Broken Monsters by Lauren Beukes

bookshelves: e-book, giftee, winter-20142015, north-americas, detroit, published-2014, newtome-author, art-forms, boo-scary, young-adult, recreational-drugs, recreational-homicide

Recommended to ☯Bettie☯ by: Jeanette (jema)
Read from September 23 to December 19, 2014

Description: Detective Gabriella Versado has seen a lot of bodies, but this one is unique even by Detroit’s standards: half-boy, half-deer, somehow fused. The cops nickname him “Bambi,” but as stranger and more disturbing bodies are discovered, how can the city hold on to a reality that is already tearing at its seams?

If you’re Detective Versado’s over-achieving teenage daughter, Layla, you commence a dangerous flirtation with a potential predator online. If you are the disgraced journalist, Jonno, you do whatever it takes to investigate what may become the most heinous crime story in memory. If you’re Thomas Keen, you’ll do what you can to keep clean, keep your head down, and try to help the broken and possibly visionary artist obsessed with setting loose The Dream, tearing reality, assembling the city anew.

If Lauren Beukes’s internationally best-selling The Shining Girls was a time-jumping thrill ride through the past, her Broken Monsters is the genre-redefining thriller about the horror of our city’s future.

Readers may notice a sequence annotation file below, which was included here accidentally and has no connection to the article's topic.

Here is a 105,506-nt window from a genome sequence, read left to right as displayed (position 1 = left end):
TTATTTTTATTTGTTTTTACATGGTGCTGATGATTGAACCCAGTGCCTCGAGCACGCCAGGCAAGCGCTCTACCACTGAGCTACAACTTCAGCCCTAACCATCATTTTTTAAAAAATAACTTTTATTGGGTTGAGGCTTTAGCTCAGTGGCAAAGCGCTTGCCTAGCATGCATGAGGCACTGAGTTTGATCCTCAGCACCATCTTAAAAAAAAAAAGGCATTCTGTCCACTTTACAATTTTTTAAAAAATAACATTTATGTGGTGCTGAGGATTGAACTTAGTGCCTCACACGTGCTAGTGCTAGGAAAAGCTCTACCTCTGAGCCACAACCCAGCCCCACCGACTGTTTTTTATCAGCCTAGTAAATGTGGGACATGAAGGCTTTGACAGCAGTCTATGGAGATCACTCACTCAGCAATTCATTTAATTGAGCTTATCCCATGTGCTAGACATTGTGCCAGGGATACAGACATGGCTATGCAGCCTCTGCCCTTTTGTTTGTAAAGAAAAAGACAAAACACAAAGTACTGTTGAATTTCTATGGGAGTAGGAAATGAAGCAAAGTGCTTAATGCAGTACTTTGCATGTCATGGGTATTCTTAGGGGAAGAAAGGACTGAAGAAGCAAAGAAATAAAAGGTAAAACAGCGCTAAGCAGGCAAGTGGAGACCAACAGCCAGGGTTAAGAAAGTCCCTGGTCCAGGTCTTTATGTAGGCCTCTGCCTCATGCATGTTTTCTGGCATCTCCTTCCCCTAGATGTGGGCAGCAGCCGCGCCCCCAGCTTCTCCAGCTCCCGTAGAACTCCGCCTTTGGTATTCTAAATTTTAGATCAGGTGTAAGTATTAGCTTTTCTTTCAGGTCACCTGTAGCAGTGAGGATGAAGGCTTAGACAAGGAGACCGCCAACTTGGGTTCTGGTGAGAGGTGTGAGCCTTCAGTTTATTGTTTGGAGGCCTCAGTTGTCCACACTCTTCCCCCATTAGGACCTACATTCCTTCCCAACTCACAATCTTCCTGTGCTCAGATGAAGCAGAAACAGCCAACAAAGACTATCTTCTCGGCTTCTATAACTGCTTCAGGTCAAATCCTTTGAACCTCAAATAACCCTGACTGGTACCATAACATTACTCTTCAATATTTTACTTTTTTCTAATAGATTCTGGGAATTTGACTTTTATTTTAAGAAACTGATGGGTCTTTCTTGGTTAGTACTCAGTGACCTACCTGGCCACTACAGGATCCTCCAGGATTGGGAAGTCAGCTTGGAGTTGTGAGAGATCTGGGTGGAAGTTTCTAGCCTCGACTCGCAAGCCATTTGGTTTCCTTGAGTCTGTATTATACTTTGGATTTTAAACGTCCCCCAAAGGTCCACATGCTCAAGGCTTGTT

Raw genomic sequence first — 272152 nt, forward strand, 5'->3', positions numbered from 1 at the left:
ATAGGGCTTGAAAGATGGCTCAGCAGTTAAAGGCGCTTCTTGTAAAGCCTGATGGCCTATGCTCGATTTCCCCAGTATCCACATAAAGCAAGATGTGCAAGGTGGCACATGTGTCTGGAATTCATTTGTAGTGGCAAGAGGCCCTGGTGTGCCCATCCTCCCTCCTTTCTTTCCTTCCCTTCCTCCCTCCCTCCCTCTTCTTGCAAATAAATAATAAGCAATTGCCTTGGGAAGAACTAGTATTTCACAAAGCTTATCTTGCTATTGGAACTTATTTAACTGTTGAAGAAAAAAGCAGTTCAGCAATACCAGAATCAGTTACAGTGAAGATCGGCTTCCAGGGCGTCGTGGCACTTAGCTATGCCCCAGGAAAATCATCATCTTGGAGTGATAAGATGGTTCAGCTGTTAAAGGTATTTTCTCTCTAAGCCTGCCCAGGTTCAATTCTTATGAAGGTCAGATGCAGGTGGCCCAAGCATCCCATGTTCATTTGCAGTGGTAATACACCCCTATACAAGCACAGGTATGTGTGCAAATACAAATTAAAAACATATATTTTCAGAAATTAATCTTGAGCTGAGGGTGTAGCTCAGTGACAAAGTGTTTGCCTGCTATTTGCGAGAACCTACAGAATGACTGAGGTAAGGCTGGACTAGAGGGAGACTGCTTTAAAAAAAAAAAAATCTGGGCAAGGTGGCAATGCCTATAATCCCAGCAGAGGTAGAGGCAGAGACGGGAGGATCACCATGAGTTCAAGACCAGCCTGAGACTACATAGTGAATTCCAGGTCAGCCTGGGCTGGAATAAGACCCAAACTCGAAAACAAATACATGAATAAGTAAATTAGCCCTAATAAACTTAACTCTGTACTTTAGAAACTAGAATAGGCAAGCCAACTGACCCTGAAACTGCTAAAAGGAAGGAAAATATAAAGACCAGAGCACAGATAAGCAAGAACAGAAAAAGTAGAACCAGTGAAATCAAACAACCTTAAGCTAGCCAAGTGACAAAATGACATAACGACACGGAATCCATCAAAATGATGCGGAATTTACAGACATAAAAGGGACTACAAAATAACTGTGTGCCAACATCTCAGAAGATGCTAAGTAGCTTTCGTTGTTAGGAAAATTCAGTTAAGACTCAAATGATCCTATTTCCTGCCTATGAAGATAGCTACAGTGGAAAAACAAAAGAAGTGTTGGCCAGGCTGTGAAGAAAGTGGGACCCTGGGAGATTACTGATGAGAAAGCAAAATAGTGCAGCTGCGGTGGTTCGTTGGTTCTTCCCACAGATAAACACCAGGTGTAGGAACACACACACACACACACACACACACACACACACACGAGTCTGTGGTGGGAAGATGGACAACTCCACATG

Opening quote:

I dreamed about a boy with springs for feet so he could jump high. So high I couldn’t catch him. But I did catch him. But then he wouldn’t get up again.I tried so hard. I got him new feet. I made him something beautiful. More beautiful than you could imagine.But he wouldn’t get up. And the door wouldn’t open.

Opening: The body. The-body-the-body-the-body, she thinks. Words lose their meaning when you repeat them. So do bodies, even in all their variations. Dead is dead. It’s only the hows and whys that vary. Tick them off: Exposure. Gunshot. Stabbing. Bludgeoning with a blunt instrument, sharp instrument, no instrument at all when bare knuckles will do. Wham, bam, thank you, ma’am. It’s Murder Bingo! But even violence has its creative limits.

I am not the target audience for this YA street-talk writing style. Words emphasized in italics such as Yoo-neeq. A horrific storyline should surely be able to nod in the direction of literature and artistic depth; look at Cormac McCarthy, Murukami or Fowles. Maybe the story will transport … let me look further.

“Scoot your furry butt!”

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